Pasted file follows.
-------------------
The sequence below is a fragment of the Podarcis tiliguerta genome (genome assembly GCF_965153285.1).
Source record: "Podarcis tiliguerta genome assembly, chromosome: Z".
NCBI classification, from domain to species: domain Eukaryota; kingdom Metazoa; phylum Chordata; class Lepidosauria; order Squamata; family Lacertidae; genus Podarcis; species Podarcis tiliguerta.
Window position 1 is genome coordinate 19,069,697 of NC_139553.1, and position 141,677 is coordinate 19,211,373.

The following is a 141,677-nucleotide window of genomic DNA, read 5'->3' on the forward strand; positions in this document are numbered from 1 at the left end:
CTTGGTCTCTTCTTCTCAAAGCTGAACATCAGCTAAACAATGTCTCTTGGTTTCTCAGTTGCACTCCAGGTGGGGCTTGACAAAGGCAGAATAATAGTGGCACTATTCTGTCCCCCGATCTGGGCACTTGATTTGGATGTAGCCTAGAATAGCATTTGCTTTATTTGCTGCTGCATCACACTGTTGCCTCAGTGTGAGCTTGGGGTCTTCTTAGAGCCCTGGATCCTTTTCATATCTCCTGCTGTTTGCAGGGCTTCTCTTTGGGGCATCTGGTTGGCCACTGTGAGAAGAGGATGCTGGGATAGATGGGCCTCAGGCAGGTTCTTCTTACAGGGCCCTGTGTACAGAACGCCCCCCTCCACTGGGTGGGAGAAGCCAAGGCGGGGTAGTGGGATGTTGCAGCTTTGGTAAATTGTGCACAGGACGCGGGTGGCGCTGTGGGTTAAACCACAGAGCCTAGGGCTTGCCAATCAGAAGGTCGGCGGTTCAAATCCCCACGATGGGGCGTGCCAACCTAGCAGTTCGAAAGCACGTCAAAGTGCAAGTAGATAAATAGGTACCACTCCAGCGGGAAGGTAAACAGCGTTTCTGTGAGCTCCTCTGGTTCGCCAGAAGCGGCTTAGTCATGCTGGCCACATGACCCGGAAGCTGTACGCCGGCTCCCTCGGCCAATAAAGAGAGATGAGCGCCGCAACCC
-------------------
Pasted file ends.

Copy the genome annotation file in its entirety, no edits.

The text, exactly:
The sequence below is a fragment of the Podarcis tiliguerta genome (genome assembly GCF_965153285.1).
Source record: "Podarcis tiliguerta genome assembly, chromosome: Z".
NCBI classification, from domain to species: domain Eukaryota; kingdom Metazoa; phylum Chordata; class Lepidosauria; order Squamata; family Lacertidae; genus Podarcis; species Podarcis tiliguerta.
Window position 1 is genome coordinate 19,069,697 of NC_139553.1, and position 141,677 is coordinate 19,211,373.

The following is a 141,677-nucleotide window of genomic DNA, read 5'->3' on the forward strand; positions in this document are numbered from 1 at the left end:
CTTGGTCTCTTCTTCTCAAAGCTGAACATCAGCTAAACAATGTCTCTTGGTTTCTCAGTTGCACTCCAGGTGGGGCTTGACAAAGGCAGAATAATAGTGGCACTATTCTGTCCCCCGATCTGGGCACTTGATTTGGATGTAGCCTAGAATAGCATTTGCTTTATTTGCTGCTGCATCACACTGTTGCCTCAGTGTGAGCTTGGGGTCTTCTTAGAGCCCTGGATCCTTTTCATATCTCCTGCTGTTTGCAGGGCTTCTCTTTGGGGCATCTGGTTGGCCACTGTGAGAAGAGGATGCTGGGATAGATGGGCCTCAGGCAGGTTCTTCTTACAGGGCCCTGTGTACAGAACGCCCCCCTCCACTGGGTGGGAGAAGCCAAGGCGGGGTAGTGGGATGTTGCAGCTTTGGTAAATTGTGCACAGGACGCGGGTGGCGCTGTGGGTTAAACCACAGAGCCTAGGGCTTGCCAATCAGAAGGTCGGCGGTTCAAATCCCCACGATGGGGCGTGCCAACCTAGCAGTTCGAAAGCACGTCAAAGTGCAAGTAGATAAATAGGTACCACTCCAGCGGGAAGGTAAACAGCGTTTCTGTGAGCTCCTCTGGTTCGCCAGAAGCGGCTTAGTCATGCTGGCCACATGACCCGGAAGCTGTACGCCGGCTCCCTCGGCCAATAAAGAGAGATGAGCGCCGCAACCC